RNA - "The war in Yemen and the magnitude of atrocities [have been] occurring under US Secretary of State John Kerry," Rep. Ted Lieu of California said on Friday.
Many Americans may have little knowledge of war-torn Yemen, but the situation in the small, impoverished nation on the Arabian Peninsula is severe: Food shortages are rampant, violence can be grotesque, and some have questioned the degree to which the US might be complicit in the crisis.
At least 10,000 people have perished in the conflict in which the US has supported a Saudi-backed coalition, to which it provides targeting information for airstrikes as well as fuel for the kingdom's planes.
The Saudis have drawn condemnation for their conduct in prosecuting the war, especially for the indiscriminate use of destructive cluster bombs and the targeting of hospitals and schools, as well as the killing of civilians, children, doctors and even newlyweds.
"You now have a Saudi Arabian-led coalition that has conducted a massive number of strikes on civilians nowhere near military targets," Lieu says. "Leadership means you don't support coalitions that are committing massive atrocities."
Kerry hasn't publicly spoken about Yemen since August remarks in Saudi Arabia with that country's foreign minister in which he announced a new initiative to end the fighting. He defended Saudi Arabia, saying the country is "front and center in wanting to find a real solution, a political solution to this conflict."
"The bloodshed, I think most would agree, has simply gone on for too long. It has to stop," he said, US News website reported.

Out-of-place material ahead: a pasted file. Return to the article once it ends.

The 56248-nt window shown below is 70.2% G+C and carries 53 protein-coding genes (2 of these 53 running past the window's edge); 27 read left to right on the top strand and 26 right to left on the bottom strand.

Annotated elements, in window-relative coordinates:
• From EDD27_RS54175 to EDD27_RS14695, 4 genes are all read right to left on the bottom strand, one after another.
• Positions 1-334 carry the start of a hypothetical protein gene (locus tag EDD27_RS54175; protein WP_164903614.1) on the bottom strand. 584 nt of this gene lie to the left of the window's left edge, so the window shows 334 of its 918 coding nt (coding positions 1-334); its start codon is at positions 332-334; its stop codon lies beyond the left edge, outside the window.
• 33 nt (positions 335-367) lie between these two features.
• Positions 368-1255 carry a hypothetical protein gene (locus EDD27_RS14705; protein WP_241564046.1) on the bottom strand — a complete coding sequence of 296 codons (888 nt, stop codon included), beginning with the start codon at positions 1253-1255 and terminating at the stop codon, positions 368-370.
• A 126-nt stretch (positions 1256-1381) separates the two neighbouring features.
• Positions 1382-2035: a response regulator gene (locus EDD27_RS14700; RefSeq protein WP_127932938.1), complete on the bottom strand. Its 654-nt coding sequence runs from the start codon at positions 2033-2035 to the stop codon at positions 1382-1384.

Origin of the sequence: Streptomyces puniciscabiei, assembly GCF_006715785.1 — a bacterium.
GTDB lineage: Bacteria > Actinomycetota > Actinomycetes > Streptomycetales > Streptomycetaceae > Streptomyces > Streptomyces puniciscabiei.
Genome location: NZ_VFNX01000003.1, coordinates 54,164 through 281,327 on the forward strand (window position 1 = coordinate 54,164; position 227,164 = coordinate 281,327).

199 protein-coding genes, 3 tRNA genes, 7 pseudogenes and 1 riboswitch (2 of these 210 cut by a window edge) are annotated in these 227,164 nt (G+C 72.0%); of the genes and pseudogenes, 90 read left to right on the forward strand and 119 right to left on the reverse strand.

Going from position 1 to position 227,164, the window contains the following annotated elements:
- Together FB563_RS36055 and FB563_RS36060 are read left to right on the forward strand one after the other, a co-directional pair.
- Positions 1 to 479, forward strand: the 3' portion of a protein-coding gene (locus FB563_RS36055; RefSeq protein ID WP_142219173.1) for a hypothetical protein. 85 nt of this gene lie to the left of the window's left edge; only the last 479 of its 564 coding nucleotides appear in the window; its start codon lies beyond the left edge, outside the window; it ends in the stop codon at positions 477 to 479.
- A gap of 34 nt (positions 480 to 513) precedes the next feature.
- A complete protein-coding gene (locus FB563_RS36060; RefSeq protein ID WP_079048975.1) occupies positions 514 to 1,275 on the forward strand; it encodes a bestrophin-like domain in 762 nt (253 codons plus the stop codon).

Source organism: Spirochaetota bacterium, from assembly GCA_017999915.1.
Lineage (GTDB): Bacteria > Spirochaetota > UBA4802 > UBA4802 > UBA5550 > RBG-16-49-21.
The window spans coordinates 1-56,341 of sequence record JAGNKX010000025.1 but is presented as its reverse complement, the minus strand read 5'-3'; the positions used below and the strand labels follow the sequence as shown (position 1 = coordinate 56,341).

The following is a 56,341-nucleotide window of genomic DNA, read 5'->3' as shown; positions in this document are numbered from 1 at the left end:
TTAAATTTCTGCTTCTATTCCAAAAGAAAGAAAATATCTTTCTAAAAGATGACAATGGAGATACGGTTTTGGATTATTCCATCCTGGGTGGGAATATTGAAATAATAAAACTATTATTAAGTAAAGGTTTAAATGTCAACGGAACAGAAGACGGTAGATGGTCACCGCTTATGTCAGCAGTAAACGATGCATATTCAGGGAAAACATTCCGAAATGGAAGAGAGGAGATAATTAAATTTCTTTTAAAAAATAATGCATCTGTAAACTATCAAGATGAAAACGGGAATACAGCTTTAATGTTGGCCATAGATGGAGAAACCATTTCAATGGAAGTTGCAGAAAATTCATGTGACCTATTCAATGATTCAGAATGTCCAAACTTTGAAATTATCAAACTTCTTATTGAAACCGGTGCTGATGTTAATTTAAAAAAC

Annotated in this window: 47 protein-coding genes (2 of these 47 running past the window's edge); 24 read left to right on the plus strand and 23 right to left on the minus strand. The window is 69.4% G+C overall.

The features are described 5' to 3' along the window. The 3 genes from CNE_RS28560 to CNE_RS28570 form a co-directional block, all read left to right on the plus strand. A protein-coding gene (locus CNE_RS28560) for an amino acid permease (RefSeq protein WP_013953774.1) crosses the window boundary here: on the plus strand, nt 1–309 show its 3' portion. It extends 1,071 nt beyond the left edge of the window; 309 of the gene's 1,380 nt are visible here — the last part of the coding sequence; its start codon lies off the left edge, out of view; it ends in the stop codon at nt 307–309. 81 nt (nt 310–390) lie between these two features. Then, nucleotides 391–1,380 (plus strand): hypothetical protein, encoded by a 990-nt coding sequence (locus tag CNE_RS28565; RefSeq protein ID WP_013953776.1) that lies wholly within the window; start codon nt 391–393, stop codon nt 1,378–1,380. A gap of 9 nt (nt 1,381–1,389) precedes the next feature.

Kerry left little room to question who he holds responsible when speaking with MSNBC earlier this year, placing the blame firmly on Houthis.
"There have been a lot of civilian casualties, and clearly civilian casualties are a concern," Kerry said, adding that the Houthis "have a pretty good, practiced way of putting civilians into danger."
But while Syria, along with Iraq and Afghanistan are regularly mentioned in talking points from politicians on both sides of the aisle, Yemen less often is. Lieu is hoping to change that, even if he has to go it largely alone.
Last month he wrote a letter to US Ambassador to the UN Samantha Power asking for an international investigation into Saudi Arabia's efforts in the war. He also wants the US to stop aiding the country as long as it continues to commit, in Lieu's words, likely "war crimes."
"It's obvious, I believe, to anyone looking at this issue that Saudi Arabia cannot fairly and independently investigate itself on atrocities in Yemen," Lieu says.
Lieu, a colonel in the Air Force Reserves and a lawyer with the judge advocate general, has legal concerns about Saudi actions as well.
"It is very clear to me they were violating the law," he says.
That lack of knowledge on the part of many Americans may be part of the problem, he thinks. An international, independent investigation could change that.
"I think that it's critical that an independent investigation go forward in Yemen," he says.
Lieu hopes more people, including those in Congress, start paying attention. And recent developments suggest that more lawmakers are questioning the benefit of the US-Saudi alliance.
Congress last week voted to override President Barack Obama's veto of the Justice Against Sponsors of Terrorism Act, which now allows 9/11 families to sue the Saudi government. A bipartisan group of senators also recently worked to prevent the proposed sale of more than $1 billion in weapons from the US to Saudi Arabia.
The congressman wants his letter to further such efforts. That's why he has also sponsored bipartisan legislation in the House to stop future weapons sales to Saudi Arabia.
"There is overwhelming evidence that the Saudi-led coalition in Yemen is bombing innocent civilians," he said when he introduced the bill. "When hospitals and schools become military targets, this is cause for serious concern, not just for our national security but also for our moral standing around the world."